But the numbers stop making sense when you find out that only 24 landfill sites have been listed in the Plan, out of which 16 are already filled up. Three out of four sites in operation are saturated and only four are currently available for disposal.
Regularising unauthorised colonies that contribute largely to untreated sewage might happen in a snap, but there will be a definite delay in laying down internal sewerage lines. Until that time, the Yamuna river will continue to get polluted.
All the planning in MPD-2021 has been done on the basis of projections of available land and a population target of 23 million. What if the population burgeons more than it's been assumed much like the way it happened with MPD-2001. As against the projected population of 12.8 million, the number surged to 13.8 million then. MPD-2021 suggests no alternate gameplan.
After analysing the proposals of MPD-2021, most of which seem impractical, it is not difficult to conclude that authorities are likely to trip once it comes to implementation. Sadly for the Delhiite, despite a plan of action for the future, he is unlikely to get much succour from the problems that plague his daily life.
Will the Delhi Master Plan Work?
Will the Delhi Master Plan 2021 live up to the billing given by its various votaries and its authors, the Delhi Development Authority and Ministry of Urban Development.
Outlook Money sought the views of Ajay Maken, Union Minister of State, Urban Development, to get a sense of the thoughts that guided the drafting of the document and KT Ravindran, urban designer and Dean of Studies, School of Planning and Architecture, New Delhi for a critique. Here's what they had to say:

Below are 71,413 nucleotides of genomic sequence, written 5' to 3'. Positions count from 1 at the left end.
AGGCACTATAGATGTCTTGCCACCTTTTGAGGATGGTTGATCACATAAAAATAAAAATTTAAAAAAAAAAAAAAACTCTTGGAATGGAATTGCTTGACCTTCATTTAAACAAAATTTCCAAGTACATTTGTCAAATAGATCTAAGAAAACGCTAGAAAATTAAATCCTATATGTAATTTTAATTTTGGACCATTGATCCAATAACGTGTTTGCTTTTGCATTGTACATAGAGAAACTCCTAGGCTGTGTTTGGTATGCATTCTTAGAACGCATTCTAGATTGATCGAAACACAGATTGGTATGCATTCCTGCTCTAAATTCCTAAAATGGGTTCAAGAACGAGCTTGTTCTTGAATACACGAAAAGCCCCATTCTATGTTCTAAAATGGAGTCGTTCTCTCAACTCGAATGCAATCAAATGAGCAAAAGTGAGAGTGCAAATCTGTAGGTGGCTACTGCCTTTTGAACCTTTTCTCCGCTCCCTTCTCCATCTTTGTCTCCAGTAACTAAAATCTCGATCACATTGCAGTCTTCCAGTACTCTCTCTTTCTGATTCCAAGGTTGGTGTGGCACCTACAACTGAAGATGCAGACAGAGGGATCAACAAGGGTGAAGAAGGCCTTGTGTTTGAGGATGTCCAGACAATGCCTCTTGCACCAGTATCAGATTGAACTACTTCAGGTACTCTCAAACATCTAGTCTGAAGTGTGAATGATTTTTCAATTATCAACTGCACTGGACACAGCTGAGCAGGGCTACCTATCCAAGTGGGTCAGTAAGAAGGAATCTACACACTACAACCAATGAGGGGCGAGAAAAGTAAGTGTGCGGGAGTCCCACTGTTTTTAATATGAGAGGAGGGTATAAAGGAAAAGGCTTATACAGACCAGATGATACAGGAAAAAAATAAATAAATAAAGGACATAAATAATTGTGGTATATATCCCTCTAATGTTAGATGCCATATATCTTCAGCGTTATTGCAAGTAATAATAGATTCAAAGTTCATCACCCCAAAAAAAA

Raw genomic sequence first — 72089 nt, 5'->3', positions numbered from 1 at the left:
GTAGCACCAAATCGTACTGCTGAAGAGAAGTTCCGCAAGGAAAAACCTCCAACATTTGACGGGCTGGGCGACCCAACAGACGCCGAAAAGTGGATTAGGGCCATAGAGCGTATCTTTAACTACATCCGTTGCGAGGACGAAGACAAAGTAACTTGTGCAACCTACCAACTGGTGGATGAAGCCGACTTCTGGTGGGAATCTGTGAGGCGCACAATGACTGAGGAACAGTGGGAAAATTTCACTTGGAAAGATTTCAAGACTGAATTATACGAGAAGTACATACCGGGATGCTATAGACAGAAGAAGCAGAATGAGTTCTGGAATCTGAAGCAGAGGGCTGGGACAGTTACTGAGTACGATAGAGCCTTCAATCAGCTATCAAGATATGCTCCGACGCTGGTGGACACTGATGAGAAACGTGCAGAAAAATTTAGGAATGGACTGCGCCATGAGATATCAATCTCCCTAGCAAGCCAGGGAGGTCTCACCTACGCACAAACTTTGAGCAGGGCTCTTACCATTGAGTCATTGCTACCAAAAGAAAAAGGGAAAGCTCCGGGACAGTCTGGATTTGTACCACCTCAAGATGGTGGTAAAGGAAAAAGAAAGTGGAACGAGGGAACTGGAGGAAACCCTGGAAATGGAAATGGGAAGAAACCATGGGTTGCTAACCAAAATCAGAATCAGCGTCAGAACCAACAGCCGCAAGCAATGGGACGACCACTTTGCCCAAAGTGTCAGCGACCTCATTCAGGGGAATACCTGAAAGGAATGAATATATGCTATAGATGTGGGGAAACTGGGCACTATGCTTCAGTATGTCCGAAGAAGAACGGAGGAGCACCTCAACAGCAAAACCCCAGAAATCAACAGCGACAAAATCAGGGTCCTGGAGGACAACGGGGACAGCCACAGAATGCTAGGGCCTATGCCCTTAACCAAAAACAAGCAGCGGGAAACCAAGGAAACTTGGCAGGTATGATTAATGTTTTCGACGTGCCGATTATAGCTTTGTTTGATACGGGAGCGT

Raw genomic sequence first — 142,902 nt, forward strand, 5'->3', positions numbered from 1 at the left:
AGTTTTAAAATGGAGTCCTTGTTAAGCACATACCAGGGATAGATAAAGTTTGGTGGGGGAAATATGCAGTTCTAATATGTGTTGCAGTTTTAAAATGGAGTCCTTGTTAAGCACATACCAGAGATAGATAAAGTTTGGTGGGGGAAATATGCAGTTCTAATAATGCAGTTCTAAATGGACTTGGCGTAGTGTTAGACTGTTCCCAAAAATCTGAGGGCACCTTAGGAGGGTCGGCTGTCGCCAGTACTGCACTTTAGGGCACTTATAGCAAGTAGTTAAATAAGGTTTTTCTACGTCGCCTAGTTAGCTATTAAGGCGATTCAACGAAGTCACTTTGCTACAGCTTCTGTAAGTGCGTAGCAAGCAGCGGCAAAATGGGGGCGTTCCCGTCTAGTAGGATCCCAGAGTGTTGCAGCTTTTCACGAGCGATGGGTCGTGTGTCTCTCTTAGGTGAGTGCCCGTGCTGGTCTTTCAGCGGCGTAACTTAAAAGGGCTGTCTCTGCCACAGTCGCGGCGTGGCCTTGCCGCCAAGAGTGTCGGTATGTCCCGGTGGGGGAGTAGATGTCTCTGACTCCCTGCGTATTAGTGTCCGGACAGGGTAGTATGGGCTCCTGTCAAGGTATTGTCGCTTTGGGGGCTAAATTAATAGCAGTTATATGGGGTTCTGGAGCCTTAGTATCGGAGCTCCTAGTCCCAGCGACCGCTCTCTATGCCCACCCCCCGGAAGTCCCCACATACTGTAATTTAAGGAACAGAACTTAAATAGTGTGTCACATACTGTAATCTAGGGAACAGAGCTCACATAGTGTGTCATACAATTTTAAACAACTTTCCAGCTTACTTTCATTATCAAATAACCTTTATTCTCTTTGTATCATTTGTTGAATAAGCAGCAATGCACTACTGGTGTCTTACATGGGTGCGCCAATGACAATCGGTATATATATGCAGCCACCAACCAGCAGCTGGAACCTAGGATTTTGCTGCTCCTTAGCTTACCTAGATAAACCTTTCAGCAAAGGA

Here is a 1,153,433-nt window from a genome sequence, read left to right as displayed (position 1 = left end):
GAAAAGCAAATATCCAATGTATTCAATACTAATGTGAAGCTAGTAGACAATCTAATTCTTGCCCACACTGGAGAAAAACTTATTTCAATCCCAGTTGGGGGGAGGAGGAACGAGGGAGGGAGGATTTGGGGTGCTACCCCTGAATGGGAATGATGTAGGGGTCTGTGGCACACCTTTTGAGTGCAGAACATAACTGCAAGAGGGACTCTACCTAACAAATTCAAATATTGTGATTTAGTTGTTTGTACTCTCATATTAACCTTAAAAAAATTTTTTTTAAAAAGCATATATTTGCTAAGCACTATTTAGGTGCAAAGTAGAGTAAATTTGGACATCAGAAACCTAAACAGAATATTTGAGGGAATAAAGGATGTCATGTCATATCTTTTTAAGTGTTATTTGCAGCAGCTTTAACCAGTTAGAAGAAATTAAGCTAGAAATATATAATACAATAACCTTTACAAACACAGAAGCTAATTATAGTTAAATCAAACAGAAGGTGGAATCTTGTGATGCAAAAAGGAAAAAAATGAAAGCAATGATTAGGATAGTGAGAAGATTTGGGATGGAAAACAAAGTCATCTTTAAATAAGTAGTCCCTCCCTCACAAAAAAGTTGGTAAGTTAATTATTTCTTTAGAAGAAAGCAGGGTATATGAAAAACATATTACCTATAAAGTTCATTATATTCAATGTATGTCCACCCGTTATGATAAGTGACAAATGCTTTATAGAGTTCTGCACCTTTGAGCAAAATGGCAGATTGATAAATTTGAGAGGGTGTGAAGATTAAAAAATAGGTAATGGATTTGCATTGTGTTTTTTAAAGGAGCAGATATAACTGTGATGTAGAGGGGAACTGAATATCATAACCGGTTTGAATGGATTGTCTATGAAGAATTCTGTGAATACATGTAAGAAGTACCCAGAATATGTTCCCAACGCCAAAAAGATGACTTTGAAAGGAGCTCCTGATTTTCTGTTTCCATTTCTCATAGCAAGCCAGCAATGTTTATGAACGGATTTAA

K T Ravindran, Urban Designer, Dean of Studies, School of Planning and Architecture:
Unplanned, mixed land use. The provision of mixed land use is an unplanned one. It will increase the load on infrastructure. The building typologies should evolve to accommodate the multiple functions without interfering with each other. The Master Plan is setting a bad example for other cities on two counts. First, it is being perceived as an instrument that will be used for short-term political gains.
Erroneous assumptions. Second, the document works on the assumption based on a certain amount of land available for a projected population of 23 million.
All other calculations are based on that figure. It doesn't realistically assess the thresholds of environmental sustainability.
Impaired vision. In my opinion, issues like water, disposal of sewage, solid waste, ground water conditions, must become thresholds of development, rather than just land. At the moment, the whole planning exercise is seen as a land management exercise.
Ajay Maken, Union Minister of State for Urban Development:
Boost to housing supply. Almost 55-60 per cent of Delhi's population lives in unauthorised areas even when adequate land is available due to factors such as artificial restriction on the floor area ratio, keeping out private players from the housing sector and the notion that Delhi should not go high-rise. By 2021, there won't be any backlog as far as housing supply is concerned.
The redevelopment norms would lead to an additional 50 per cent dwelling units and still leave 66 per cent open green space.
Better amenities. By creating a vertically compact city (as the Master Plan envisages), there would be lesser transmission losses than now, and the problems related to power and water will be brought under control. I envisage a city that is slum-free, with adequate housing for all and an effective public transport system with lesser dependence on cars. The Plan will be reviewed every five years.